A Model Approach to Enhancing Family Unity in the 21st Century

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AModel Approach to Enhancing Family Unity in the 21stCentury


Family unity in the 21st century is becoming harder to achieve due tothe constantly changing nature of the household environment. Familiesin the contemporary world are affected by working patterns.Previously, the man was the family’s breadwinner and the woman tookcare of the household chores. However, with changing gender roles,women have taken on more responsibility in search of family income,which has made relationships more complicated since they are alsoexpected to take care of domestic issues (Ben-Galim &amp Thompson,2013, p.9, par 1). The McMaster model of family functioning (MMFF) isused to enhance family unity as it deals with the maintenance anddevelopment of families on psychological, social, and biologicalissues.

TheoreticalBackground and Assumptions

The model emanates from systems theory and includes some assumptions.It assumes that all family parts are interrelated, and it isimpossible to understand one fragment in isolation from the rest. Itobserves the difficulty of understanding the functioning of a familythrough the characteristics of individual members. The modelperceives the importance of organization and structure in determiningand influencing how family members behave. Finally, it stipulatesthat the behavior of household members is shaped by transactionalpatterns within the family system (Lenders, 2015, p. 5).

Categories of Family Issues

The McMaster model of family functioning (MMFF) categorizes familyissues into basic, developmental and hazardous task areas. The basicfunction is the most fundamental and deals with matters such as theprovision of food, shelter, transportation and money. Thedevelopmental task capacity is further divided into individual andfamily stages of growth. The individual developmental stages entailinfancy, childhood, adolescence, adulthood and aging. In contrast,the family developmental stages revolve around the family life cyclethat embraces marriage and earlier years before bearing children. Thefamily develops from bearing children and taking them to school.Later, the children become teenagers, launch their careers, and thefamily develops into the aging stage (Contributions from the McMastermodel, 2016).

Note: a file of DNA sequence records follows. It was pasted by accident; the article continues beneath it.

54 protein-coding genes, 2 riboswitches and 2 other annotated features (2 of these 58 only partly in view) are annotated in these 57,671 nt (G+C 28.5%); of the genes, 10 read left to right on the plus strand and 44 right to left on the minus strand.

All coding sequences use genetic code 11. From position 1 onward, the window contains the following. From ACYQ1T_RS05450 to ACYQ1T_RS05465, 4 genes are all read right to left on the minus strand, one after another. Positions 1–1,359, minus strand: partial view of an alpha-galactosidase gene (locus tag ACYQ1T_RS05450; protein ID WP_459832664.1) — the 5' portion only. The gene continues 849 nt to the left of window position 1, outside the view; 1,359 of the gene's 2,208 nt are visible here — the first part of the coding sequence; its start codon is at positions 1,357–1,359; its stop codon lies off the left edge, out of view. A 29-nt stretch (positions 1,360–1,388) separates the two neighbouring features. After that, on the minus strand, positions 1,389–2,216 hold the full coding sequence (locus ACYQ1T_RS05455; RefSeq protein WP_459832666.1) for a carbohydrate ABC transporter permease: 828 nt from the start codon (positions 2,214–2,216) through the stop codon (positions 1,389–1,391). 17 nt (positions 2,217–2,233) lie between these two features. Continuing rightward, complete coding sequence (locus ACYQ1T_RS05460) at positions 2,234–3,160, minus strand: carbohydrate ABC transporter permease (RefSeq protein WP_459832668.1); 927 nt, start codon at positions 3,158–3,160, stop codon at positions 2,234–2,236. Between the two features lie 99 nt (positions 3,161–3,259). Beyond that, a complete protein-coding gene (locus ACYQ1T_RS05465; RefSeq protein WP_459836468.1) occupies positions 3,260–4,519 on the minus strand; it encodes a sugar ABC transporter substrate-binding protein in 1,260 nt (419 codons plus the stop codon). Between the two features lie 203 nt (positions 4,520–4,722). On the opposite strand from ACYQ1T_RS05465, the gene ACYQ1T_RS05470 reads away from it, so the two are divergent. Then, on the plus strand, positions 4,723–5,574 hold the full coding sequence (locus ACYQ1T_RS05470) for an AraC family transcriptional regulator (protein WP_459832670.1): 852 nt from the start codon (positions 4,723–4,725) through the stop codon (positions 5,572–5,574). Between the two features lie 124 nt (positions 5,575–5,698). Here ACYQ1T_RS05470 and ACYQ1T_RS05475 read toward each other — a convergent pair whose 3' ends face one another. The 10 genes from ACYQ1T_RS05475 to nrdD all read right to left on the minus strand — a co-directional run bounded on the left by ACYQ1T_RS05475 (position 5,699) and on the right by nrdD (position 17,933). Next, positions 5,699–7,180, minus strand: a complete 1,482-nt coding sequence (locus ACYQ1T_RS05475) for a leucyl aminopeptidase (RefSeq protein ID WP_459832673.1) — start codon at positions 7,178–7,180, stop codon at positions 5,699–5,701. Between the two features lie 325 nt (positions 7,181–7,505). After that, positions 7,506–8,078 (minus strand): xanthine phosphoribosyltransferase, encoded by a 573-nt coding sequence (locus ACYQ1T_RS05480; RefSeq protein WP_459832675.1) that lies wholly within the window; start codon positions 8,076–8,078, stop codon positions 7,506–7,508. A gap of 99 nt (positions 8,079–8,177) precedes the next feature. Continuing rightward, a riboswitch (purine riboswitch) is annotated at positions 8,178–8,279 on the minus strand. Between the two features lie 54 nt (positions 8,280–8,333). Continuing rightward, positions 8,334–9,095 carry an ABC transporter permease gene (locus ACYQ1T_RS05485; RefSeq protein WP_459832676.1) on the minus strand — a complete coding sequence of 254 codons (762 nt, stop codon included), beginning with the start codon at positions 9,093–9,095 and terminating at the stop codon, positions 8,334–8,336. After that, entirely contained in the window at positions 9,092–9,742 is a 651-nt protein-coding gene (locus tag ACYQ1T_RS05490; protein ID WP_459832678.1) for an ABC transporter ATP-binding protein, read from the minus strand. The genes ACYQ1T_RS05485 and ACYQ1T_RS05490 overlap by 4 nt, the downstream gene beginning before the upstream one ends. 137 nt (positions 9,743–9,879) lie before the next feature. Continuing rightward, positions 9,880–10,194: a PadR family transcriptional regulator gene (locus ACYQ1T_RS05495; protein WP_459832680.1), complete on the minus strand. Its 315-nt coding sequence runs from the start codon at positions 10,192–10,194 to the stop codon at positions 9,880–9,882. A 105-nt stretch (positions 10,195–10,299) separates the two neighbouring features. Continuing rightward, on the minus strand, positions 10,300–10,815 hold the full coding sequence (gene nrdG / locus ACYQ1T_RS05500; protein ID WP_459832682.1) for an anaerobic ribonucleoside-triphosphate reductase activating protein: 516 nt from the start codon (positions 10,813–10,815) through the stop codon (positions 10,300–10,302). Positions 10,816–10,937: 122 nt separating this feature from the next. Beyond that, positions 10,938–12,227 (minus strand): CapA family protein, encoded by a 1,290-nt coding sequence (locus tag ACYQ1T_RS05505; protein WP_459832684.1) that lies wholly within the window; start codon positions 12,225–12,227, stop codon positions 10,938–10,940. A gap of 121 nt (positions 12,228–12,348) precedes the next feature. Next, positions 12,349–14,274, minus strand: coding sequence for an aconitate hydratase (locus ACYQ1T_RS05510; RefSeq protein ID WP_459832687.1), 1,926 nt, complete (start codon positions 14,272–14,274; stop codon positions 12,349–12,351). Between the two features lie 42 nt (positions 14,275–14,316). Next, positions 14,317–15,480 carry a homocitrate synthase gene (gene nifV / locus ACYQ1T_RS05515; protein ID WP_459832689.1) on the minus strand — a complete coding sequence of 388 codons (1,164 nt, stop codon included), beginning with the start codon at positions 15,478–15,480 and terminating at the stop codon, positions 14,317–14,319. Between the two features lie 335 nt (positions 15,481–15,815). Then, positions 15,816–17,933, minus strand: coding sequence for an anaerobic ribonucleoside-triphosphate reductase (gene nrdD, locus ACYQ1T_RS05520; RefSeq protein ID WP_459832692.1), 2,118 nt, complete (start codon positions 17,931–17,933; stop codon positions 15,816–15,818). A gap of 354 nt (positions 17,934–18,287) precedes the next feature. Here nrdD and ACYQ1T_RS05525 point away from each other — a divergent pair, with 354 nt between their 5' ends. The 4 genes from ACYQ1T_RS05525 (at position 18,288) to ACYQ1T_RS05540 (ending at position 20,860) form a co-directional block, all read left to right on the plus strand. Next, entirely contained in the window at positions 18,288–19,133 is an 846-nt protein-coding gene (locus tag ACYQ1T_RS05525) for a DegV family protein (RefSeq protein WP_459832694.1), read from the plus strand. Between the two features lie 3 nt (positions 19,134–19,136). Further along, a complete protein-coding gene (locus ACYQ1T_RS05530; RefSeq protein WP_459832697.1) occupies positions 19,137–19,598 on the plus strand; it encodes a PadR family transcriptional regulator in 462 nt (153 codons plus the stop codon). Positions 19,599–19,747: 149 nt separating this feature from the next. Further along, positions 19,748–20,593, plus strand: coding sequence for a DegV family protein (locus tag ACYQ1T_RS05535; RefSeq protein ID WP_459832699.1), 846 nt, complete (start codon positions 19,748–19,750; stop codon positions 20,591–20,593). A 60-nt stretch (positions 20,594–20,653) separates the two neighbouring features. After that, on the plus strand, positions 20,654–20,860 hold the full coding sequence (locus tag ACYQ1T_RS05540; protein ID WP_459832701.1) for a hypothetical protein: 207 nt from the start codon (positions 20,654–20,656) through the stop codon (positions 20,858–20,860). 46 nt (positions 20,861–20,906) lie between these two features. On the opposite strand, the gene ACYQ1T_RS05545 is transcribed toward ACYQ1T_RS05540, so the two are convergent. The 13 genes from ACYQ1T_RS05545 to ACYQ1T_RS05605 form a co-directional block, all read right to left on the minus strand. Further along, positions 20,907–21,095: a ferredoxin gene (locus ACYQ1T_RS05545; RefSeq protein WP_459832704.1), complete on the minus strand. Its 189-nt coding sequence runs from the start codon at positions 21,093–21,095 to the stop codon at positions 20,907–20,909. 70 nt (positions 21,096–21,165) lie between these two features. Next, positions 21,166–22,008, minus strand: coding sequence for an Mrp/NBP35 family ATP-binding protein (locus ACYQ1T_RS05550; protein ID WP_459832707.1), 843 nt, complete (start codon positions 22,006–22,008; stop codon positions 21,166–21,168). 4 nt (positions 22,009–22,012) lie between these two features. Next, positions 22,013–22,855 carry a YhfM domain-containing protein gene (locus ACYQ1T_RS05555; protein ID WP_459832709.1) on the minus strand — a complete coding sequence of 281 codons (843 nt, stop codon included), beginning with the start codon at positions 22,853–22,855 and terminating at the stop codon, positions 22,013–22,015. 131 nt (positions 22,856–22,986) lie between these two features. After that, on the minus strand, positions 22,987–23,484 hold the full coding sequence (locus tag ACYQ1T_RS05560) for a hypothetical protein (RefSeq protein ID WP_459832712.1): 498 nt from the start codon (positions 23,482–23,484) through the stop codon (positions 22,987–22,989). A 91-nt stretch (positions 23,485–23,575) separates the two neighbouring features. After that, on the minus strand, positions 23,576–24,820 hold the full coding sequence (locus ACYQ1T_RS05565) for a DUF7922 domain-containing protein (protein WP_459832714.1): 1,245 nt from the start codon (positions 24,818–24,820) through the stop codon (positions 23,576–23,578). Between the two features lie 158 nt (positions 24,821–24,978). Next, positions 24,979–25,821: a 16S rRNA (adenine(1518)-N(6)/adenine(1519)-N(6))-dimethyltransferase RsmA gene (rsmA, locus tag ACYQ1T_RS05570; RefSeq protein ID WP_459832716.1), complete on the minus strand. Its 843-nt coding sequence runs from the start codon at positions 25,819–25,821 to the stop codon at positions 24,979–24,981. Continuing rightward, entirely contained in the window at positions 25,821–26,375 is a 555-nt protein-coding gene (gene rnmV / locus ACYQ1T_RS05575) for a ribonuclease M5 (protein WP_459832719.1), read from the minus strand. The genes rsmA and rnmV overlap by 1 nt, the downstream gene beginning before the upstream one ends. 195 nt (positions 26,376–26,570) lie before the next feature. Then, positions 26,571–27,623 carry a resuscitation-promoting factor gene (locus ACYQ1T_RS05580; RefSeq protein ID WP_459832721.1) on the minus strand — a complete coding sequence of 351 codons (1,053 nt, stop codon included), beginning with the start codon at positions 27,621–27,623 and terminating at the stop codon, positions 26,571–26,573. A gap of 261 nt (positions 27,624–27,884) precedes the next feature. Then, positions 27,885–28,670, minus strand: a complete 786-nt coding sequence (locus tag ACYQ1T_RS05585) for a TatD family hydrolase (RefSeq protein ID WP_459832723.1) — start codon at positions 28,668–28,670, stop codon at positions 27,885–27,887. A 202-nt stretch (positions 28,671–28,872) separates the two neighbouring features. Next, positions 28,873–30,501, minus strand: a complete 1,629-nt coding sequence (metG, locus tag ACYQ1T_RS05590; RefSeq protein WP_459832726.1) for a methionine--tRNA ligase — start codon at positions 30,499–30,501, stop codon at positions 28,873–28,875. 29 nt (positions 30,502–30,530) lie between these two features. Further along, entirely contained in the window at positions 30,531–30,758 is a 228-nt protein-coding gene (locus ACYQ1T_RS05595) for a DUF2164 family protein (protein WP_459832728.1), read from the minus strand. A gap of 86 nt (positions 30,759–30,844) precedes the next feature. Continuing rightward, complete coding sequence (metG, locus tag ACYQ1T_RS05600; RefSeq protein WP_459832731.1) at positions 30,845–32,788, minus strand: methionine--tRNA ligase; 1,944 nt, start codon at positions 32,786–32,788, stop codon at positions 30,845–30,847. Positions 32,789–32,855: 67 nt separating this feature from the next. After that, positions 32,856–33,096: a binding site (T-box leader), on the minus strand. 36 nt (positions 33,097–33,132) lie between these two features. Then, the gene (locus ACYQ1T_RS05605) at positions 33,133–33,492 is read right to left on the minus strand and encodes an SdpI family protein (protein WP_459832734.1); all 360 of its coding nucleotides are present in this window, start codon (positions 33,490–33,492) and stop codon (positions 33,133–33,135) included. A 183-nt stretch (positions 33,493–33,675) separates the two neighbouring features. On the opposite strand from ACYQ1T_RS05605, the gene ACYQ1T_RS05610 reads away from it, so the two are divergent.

The crisis tasks include all the hardships experienced by the familysuch as illnesses, job loss, accidents, relocations or even death.Families that can deal and adopt with stressful life occasions andtransitions maintain healthy family environments. According to themodel, families that do not handle these task areas develop problemsthat harm the unity of the household (Contributions from the McMastermodel, 2016).

Characteristics of Unified Families

The model observes that there are characteristics that define theability of parents to deal with hardships. They include problemsolving, communication, affective responsiveness, family roles, andbehavior control (Lenders, 2015, p. 10).

Problem-Solving Characteristics

Problem solving is the ability to resolve difficulties withoutcompromising the active functions of the family (Lenders, 2015, p.9). Problems are issues that pose a threat to the integrity andfunctional capacity of a family and which the members have trouble insolving. Family problems are divided into either instrumental oraffective difficulties. Instrumental difficulties revolve around thedaily functioning of the household. Such challenges are related tothe strategies used by the family in obtaining food, managing money,provision of clothing and housing. In contrast, affective problemsrelate to the affections, feelings or emotions of the members. Themodel observes that families affected by instrumental problems havedifficulties in dealing with affective glitches. In contrast,families faced with affective difficulties can comfortably deal withinstrumental problems. It also observes that although the problemshave a tendency to overlap the components of problem solving,well-functioning families have the ability to resolve most of theirproblems efficiently and relatively quickly compared tonon-functional households (Lenders, 2015, p.14).

Steps to Solve Problems